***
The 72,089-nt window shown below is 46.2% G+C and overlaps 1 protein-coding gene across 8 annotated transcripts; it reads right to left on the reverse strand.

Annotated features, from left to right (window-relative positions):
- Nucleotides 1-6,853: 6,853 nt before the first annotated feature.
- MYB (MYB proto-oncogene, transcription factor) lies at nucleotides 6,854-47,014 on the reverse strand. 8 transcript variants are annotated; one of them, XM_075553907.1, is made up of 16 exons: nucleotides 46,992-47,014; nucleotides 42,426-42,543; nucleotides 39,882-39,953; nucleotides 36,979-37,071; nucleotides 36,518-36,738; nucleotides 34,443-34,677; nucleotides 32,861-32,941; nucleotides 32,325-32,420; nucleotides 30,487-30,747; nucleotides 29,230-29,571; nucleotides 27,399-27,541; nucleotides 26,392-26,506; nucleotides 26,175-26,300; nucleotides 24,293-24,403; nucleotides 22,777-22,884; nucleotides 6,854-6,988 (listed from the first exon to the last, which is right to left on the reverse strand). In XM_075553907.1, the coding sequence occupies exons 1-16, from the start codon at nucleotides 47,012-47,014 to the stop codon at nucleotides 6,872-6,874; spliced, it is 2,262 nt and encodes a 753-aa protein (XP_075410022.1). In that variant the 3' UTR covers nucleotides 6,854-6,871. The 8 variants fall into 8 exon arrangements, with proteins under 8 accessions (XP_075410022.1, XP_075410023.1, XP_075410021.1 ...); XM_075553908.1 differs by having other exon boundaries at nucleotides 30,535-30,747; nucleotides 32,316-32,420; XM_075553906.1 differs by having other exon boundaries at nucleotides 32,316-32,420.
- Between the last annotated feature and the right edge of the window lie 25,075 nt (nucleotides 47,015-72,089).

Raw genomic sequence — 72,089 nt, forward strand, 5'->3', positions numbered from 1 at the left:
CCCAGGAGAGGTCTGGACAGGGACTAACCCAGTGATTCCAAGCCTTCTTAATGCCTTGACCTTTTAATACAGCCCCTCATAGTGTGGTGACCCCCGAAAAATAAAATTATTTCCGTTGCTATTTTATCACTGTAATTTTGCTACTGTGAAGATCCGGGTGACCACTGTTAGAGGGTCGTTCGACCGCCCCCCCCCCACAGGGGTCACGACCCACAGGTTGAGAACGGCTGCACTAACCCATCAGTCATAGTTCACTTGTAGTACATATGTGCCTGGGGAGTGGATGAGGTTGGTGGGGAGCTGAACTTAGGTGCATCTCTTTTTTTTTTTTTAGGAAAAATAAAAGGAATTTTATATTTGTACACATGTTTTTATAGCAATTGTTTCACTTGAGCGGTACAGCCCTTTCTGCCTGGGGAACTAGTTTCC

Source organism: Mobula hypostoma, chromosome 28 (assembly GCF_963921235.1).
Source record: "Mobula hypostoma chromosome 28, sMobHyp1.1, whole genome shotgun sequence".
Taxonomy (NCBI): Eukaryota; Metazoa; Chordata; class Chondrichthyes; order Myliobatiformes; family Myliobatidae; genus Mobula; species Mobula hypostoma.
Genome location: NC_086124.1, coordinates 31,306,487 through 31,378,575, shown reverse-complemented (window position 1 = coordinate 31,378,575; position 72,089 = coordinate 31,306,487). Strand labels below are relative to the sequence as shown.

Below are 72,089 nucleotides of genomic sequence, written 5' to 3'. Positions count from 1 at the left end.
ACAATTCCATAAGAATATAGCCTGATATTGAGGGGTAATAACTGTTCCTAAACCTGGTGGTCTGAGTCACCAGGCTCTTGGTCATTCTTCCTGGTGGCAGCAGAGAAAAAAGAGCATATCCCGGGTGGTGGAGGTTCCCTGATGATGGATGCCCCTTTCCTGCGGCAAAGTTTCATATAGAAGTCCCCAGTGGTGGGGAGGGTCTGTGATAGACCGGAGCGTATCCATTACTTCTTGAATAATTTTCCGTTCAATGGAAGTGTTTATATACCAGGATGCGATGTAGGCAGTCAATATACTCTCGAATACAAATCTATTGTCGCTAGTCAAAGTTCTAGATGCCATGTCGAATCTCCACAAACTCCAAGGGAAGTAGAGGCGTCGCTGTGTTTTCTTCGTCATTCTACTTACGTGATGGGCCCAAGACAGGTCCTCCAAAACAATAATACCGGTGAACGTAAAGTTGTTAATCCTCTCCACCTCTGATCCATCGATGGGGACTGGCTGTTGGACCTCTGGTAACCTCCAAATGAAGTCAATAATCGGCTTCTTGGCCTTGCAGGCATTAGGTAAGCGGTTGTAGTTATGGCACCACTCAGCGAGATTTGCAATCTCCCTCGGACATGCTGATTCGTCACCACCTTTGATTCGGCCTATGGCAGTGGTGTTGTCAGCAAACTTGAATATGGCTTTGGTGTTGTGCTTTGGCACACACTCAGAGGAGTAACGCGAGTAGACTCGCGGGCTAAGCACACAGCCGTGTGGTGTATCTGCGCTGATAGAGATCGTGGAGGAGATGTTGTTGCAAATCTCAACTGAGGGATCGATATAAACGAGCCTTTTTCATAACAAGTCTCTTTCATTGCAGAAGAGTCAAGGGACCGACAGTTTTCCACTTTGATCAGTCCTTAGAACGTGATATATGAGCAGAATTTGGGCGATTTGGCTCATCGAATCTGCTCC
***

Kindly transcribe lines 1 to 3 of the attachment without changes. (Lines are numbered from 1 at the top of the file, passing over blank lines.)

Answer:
The 72,089-nt window shown below is 46.2% G+C and overlaps 1 protein-coding gene across 8 annotated transcripts; it reads right to left on the reverse strand.

Annotated features, from left to right (window-relative positions):
- Nucleotides 1-6,853: 6,853 nt before the first annotated feature.